Very affordable and made by industry favorite Canon
The portable design will slot itself easily into your shooting bag and won’t weigh you down
Wide-angle for corner to corner clarity
Stepping Motor Technology is responsive and fast, making it ideal for astrophotography
So, now that you’ve discovered the top five lenses for astrophotography, here are some key points to keep in mind before making your decision:
First and foremost, a lens that offers a wide-angle view, with corner to corner clarity is vital due to the nature of the subject you planning on shooting: the night sky! A wide-angle view will make all the difference and ensure that the images you take will be free from distortion.
It will also ensure that the depth and vast expanse is not compromised, to offer the most realistic result. With that being said, we recommend going for lenses that offer anywhere from 8-14mm, with an f/2.8 or lower.
Additionally, a fast wide-angle is ideal for enhancing the quality in low light conditions. With apertures falling between f/1.4 to f/2, these super-fast wide-angle will gather two to eight times more light than the typical lens could!
So, even if you’re shooting in the dark, these lenses will be able to take in more light while ensuring incredible clarity across the entire frame. Fast wide-angles are a favorite of professional photographers and hobbyists, alike! They are a little more expensive, but we strongly believe them to be worthy of an investment.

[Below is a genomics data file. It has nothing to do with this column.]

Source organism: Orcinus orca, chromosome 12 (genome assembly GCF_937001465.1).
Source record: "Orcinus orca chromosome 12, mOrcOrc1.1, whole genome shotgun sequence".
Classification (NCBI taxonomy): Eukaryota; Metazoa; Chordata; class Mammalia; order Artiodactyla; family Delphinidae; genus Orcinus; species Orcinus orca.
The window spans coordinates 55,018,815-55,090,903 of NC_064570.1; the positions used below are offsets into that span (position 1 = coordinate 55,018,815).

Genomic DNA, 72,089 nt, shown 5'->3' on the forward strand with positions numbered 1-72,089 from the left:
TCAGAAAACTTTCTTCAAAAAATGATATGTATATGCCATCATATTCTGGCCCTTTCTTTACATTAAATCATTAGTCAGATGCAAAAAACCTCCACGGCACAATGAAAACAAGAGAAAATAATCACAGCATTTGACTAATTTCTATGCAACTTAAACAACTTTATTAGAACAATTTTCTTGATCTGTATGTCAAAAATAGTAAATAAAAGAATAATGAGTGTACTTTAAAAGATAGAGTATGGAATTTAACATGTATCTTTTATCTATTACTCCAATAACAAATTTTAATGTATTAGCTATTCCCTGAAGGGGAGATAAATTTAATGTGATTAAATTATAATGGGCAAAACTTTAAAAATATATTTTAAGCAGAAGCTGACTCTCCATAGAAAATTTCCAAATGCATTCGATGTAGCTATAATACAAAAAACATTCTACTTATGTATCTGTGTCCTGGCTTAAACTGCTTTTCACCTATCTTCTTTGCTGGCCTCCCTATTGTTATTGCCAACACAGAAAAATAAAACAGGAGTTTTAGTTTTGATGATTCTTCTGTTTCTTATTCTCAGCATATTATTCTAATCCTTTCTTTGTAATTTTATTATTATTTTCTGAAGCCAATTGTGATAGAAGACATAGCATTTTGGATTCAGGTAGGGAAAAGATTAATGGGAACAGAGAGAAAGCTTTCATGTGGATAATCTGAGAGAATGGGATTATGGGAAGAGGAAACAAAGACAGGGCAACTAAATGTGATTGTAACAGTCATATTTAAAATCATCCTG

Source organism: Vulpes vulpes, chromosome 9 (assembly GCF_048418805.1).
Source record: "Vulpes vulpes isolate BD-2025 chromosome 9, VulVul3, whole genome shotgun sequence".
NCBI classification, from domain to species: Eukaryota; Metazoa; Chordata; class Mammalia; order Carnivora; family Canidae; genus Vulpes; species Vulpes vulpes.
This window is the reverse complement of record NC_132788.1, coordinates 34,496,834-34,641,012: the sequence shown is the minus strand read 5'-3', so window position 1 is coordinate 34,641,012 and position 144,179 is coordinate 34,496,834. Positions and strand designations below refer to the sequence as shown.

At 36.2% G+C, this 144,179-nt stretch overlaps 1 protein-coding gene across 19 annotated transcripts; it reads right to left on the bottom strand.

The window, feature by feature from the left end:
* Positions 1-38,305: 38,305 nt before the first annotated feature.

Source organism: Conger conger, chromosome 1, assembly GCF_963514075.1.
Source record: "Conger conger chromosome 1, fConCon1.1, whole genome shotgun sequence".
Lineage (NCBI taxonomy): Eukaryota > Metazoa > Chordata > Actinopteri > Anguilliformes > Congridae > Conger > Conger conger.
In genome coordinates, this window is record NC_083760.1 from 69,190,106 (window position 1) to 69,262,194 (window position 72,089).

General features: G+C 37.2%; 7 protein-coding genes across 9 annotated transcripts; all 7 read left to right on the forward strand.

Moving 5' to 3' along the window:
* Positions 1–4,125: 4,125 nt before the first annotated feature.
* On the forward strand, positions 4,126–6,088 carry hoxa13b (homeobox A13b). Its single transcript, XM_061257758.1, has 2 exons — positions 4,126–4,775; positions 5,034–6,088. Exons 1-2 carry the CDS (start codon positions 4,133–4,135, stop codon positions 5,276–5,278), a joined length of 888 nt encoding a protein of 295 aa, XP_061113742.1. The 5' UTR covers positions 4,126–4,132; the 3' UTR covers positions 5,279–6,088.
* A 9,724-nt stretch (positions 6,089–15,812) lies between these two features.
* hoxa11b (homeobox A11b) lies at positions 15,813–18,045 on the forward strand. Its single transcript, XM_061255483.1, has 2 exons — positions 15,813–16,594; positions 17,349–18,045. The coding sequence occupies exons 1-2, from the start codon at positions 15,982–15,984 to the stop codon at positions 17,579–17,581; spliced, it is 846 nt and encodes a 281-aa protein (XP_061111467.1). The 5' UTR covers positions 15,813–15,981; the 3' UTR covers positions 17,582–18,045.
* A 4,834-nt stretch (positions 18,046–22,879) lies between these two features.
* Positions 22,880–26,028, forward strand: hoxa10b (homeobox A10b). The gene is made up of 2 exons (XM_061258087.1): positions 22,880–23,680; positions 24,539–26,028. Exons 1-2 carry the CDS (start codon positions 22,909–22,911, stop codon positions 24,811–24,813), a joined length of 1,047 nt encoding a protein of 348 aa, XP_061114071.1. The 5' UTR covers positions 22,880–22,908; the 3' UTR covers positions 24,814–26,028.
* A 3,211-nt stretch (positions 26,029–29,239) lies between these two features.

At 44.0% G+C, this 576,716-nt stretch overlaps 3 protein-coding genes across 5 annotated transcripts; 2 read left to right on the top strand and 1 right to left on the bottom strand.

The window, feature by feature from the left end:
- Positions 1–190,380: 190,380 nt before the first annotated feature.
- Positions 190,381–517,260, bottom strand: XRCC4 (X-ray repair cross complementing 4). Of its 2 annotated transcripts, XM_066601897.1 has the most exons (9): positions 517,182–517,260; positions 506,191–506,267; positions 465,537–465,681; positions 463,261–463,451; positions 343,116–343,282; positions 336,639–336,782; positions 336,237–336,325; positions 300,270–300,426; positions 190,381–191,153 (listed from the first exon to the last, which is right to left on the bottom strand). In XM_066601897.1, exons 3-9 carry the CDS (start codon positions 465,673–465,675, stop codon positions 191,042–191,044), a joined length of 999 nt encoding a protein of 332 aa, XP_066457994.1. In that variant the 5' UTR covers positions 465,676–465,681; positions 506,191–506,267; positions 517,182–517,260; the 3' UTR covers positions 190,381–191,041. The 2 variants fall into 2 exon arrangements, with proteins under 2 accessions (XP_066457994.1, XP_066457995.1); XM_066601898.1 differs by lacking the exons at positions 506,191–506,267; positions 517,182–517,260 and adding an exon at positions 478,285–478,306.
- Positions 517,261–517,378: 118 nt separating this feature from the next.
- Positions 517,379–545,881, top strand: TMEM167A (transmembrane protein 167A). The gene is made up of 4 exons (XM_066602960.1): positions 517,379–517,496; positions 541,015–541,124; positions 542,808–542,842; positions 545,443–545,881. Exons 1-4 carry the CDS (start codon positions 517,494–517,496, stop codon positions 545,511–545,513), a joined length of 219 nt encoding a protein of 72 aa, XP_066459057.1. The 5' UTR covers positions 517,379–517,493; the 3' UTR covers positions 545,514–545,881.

Chromatic Aberrations and Coma
The occurrence of chromatic aberration is a lens deficiency that results from the different waves of light getting focused at different distances and becoming mixed together. This is known as ‘color fringing’ and can lead to a purple haze being present in the corners of the frame, as well as distortion.
The best lenses for astrophotography will be able to counteract the chances of this happening, and are often described as having a ‘low coma’.
No matter whether you are planning to shoot photos of the night sky or simply just in low light conditions, you will need a lens with a fast aperture! Not only will this allow you to ensure maximum exposure, but it will also ensure that the images you capture are as bright and clear as possible.
What is the best lens for astrophotography?